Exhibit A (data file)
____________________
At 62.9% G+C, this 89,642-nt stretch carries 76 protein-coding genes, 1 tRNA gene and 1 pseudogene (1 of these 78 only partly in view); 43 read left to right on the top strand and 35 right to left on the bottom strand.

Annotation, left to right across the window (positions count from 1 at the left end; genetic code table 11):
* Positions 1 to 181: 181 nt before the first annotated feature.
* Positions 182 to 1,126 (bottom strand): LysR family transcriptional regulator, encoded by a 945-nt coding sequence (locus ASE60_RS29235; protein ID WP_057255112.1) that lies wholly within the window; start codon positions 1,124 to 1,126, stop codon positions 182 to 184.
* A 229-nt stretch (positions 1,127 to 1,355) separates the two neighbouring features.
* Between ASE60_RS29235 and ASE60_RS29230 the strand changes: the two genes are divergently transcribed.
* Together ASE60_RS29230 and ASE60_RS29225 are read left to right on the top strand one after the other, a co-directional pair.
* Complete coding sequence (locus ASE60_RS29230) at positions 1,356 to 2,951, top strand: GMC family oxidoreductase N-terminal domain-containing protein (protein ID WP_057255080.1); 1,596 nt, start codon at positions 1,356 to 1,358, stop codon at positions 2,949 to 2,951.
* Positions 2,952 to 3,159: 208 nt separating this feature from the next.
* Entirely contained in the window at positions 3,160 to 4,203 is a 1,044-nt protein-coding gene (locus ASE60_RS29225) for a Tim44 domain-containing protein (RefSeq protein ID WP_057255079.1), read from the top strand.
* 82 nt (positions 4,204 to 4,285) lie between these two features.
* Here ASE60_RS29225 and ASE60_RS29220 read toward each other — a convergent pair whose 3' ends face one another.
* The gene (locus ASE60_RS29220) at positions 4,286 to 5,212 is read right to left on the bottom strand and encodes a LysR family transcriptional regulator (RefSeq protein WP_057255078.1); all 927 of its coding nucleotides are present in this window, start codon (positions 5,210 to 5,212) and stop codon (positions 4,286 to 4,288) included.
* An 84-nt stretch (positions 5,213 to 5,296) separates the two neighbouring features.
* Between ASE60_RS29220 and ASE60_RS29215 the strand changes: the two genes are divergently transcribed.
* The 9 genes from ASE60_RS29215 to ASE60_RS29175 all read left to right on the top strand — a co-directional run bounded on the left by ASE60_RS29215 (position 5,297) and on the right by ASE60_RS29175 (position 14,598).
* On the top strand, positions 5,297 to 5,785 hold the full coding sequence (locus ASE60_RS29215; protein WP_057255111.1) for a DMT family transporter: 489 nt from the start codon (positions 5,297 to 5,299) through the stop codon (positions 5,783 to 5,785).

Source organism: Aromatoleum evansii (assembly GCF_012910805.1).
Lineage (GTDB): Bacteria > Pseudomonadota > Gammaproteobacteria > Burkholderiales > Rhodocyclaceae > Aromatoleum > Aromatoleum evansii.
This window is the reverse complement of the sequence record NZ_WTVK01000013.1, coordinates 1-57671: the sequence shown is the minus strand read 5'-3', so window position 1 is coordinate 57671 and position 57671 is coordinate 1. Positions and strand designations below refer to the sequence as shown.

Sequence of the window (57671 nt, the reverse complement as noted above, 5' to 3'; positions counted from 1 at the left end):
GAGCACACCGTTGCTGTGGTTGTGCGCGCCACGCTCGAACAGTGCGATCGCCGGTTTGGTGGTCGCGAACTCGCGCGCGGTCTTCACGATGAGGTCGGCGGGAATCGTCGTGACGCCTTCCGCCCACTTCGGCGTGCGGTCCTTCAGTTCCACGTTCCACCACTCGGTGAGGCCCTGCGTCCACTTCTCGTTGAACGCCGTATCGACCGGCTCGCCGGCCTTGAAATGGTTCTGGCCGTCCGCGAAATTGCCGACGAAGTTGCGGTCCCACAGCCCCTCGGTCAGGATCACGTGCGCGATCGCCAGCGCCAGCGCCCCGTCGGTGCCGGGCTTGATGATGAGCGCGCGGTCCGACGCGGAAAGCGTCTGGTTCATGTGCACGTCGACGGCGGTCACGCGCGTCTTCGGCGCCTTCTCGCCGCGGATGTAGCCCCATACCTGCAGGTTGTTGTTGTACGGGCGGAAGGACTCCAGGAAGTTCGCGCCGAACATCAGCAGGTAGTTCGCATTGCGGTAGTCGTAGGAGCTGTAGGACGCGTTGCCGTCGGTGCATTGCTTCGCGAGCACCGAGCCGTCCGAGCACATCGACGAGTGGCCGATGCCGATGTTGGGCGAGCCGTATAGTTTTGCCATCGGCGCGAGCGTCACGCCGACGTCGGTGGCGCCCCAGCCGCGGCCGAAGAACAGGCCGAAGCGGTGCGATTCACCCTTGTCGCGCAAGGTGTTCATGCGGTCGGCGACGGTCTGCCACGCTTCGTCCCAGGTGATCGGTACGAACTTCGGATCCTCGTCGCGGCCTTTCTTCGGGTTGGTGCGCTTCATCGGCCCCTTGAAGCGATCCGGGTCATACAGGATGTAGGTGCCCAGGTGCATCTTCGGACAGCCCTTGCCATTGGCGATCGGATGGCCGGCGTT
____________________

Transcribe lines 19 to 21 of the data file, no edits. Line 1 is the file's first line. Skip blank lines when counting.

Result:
Lineage (GTDB): Bacteria > Pseudomonadota > Gammaproteobacteria > Burkholderiales > Rhodocyclaceae > Aromatoleum > Aromatoleum evansii.
This window is the reverse complement of the sequence record NZ_WTVK01000013.1, coordinates 1-57671: the sequence shown is the minus strand read 5'-3', so window position 1 is coordinate 57671 and position 57671 is coordinate 1. Positions and strand designations below refer to the sequence as shown.

Sequence of the window (57671 nt, the reverse complement as noted above, 5' to 3'; positions counted from 1 at the left end):